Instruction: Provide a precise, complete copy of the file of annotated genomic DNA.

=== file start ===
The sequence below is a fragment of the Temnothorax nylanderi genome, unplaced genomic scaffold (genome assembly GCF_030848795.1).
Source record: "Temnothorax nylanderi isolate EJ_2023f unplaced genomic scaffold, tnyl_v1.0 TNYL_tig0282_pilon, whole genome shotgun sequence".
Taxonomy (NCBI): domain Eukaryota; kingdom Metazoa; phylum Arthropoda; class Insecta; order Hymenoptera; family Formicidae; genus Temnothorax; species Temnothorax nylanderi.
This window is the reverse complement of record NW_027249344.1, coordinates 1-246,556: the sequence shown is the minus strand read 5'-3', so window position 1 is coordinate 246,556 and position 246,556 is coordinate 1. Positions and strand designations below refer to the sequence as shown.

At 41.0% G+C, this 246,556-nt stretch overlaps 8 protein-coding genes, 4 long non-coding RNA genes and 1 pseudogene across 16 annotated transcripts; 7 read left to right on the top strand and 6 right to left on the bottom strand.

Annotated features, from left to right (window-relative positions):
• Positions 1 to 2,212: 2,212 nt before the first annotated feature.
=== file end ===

The sequence below is a fragment of the Temnothorax nylanderi genome, unplaced genomic scaffold (genome assembly GCF_030848795.1).
Source record: "Temnothorax nylanderi isolate EJ_2023f unplaced genomic scaffold, tnyl_v1.0 TNYL_tig0282_pilon, whole genome shotgun sequence".
Taxonomy (NCBI): domain Eukaryota; kingdom Metazoa; phylum Arthropoda; class Insecta; order Hymenoptera; family Formicidae; genus Temnothorax; species Temnothorax nylanderi.
This window is the reverse complement of record NW_027249344.1, coordinates 1-246,556: the sequence shown is the minus strand read 5'-3', so window position 1 is coordinate 246,556 and position 246,556 is coordinate 1. Positions and strand designations below refer to the sequence as shown.

At 41.0% G+C, this 246,556-nt stretch overlaps 8 protein-coding genes, 4 long non-coding RNA genes and 1 pseudogene across 16 annotated transcripts; 7 read left to right on the top strand and 6 right to left on the bottom strand.

Annotated features, from left to right (window-relative positions):
• Positions 1 to 2,212: 2,212 nt before the first annotated feature.